Mediation vs. Litigation

The existing Courts System has neither the capacity or funding available to continue without significant change. That change is coming rapidly as Parliament and Judges combine to push litigation cases away from the courts and towards alternative approaches to dispute resolution - Mediation.

Mediation is no longer interpreted an admission of weakness in a party's position. Instead, it is increasingly seen as the highly sensible and commercial way to approach dispute resolution and a necessary first step to avoid a judge refusing to hear the case or ruling not to award costs, even to the winning party.

The future will see significant growth in the use of Mediation, irrespective of the natural advantages of mediation over litigation, as summarised below:

 

Benefits of Mediation

Litigation

The Mediator is: independent; neutral; non-judgemental; non-advisory, and will not comment on any personal perception of relative strengths or weaknesses

Your solicitor provides advice and assistance on legal and commercial matters

Parties would typically have their advisor accompany them during the mediation process

The cost of legal advice and associated with a court case are much higher

The parties remain in control as they have agreed voluntarily to participate in mediation and are free to end the process at any time

Once begun, litigation builds its own momentum of direction and escalating cost

What is said/written in a mediative process remains confidential and is inadmissable as evidence in court - "without prejudice"

All court proceedings are conducted are in the public domain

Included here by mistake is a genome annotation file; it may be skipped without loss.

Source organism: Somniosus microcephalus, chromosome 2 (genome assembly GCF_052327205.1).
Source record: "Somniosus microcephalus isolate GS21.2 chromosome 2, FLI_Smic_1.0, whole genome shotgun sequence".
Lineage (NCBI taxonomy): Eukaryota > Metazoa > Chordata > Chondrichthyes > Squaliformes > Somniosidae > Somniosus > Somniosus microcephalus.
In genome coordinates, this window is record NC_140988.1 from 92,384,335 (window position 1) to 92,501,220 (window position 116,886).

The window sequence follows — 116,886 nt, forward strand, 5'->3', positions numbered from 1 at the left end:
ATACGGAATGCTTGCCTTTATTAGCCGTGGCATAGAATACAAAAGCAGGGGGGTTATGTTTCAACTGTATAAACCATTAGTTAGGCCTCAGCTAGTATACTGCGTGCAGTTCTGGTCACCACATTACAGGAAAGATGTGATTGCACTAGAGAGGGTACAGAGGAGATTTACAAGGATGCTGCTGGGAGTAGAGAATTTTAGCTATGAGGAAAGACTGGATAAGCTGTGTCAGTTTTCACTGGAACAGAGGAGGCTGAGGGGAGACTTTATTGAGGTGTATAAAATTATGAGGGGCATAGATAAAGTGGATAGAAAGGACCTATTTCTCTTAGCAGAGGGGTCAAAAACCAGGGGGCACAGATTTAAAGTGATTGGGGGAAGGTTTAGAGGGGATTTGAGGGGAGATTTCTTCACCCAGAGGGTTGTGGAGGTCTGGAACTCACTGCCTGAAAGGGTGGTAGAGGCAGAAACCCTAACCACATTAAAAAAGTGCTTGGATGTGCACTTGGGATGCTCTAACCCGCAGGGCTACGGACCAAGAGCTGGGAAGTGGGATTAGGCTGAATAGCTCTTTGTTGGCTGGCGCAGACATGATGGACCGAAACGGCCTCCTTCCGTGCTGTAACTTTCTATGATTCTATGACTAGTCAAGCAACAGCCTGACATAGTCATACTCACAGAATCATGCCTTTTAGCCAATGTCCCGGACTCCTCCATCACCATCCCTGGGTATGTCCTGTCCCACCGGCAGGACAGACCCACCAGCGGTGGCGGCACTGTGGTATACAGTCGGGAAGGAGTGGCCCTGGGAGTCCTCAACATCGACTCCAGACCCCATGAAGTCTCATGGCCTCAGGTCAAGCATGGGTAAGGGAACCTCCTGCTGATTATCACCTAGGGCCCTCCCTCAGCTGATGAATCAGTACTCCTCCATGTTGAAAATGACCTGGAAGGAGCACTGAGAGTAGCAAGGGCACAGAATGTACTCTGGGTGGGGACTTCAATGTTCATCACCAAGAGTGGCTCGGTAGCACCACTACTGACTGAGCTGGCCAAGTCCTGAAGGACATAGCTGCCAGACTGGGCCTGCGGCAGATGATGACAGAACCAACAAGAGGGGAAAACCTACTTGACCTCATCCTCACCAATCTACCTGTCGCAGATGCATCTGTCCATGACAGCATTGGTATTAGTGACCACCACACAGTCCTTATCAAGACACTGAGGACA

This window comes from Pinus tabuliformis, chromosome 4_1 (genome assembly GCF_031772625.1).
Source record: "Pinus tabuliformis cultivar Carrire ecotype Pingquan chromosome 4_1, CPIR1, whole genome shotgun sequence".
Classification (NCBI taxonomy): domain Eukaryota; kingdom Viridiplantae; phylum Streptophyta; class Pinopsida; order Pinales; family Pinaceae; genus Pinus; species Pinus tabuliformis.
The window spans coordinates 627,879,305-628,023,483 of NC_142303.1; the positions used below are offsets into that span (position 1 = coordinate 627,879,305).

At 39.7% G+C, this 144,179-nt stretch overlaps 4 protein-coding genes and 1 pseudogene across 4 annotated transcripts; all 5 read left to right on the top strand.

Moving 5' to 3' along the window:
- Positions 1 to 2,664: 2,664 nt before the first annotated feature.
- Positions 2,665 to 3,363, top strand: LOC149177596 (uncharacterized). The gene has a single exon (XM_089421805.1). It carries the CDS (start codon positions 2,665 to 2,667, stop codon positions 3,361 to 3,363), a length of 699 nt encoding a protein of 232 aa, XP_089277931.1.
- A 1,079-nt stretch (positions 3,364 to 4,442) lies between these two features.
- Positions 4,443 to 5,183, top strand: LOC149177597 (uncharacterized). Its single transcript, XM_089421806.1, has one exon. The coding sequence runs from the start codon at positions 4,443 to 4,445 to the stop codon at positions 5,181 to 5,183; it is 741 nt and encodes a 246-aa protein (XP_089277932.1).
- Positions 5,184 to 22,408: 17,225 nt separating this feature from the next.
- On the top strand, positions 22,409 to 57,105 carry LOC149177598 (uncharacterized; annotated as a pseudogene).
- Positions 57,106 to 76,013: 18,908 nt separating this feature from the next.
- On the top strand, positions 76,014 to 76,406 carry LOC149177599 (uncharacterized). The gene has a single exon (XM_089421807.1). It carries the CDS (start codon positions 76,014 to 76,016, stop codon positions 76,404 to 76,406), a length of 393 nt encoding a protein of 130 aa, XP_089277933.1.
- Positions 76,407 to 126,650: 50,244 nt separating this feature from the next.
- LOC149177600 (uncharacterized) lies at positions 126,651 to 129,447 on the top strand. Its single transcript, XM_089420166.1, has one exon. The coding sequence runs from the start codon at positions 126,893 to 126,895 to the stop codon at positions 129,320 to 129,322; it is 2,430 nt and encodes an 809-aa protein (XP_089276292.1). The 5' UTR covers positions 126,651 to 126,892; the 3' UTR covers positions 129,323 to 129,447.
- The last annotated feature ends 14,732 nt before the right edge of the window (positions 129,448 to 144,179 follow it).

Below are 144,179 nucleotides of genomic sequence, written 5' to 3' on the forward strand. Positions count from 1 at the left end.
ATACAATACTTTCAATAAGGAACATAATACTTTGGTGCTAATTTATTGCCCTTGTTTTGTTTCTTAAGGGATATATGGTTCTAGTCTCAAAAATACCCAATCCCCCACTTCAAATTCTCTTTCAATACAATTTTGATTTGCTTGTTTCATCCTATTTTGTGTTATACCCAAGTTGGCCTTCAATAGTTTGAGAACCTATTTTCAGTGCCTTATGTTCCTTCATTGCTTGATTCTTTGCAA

The parties in mediation are obliged to attend "in good faith" - they attend with the intention of finding fair settlement - it is not a win or lose conversation

The mindset of parties to litigation can become very polarised and focussed only on winning legal judgement

The cost and time required for mediation are known, or can be estimated with a high degree of accuracy. Mediation would typically conclude in a single day.

Litigation carries major unknowns and risks: time/cost; the value of any Court award; the odds of winning

The likelihood of reaching agreement at mediation is typically in excess of 80%

Often agreement is reached on the court room steps before the case is heard but much time and cost have necessarily been incurred preparing for litigation

Mediation enables fluid and open dialogue

Dialogue between parties is conducted under the shadow of the law which naturally restricts openness of exchange

Agreement reached at mediation is legally binding

Legally binding also

Mediation is focussed on finding a fair agreement that is commercially acceptable to both parties

Litigation is focussed on winning in court

Mediation is able to find a solution that lies completely outside any remedy that a court or tribunal may award

Judgements need to prescriptively follow the law - no tailoring

Mediation can focus exclusively on the future

The courts will typically have to concentrate on the history and bring in witnesses to recount it.

The parties attending mediation must have authority to settle on the day and accept that the agreement will be legally binding

The Judge is an impartial decision-maker in application of the law

 

Footnote: The comments on litigation above are felt to be a fair and balanced assessment of how a litigation process is typically conducted. Of course there are many highly commercial lawyers who, in effect, take a mediative approach with an eye on commercial return for their clients. Even with this proviso, most disputes lend themselves to more effective resolution through mediation, above litigation.    

David Fatkin

David Fatkin ACA

Accredited Civil and Commercial Mediator
Registered Civil Mediation Council
Member of Institute of Chartered Accountants in England and Wales
Member of Lancaster Chamber of Commerce
Associate Ampios Management Partners Limited

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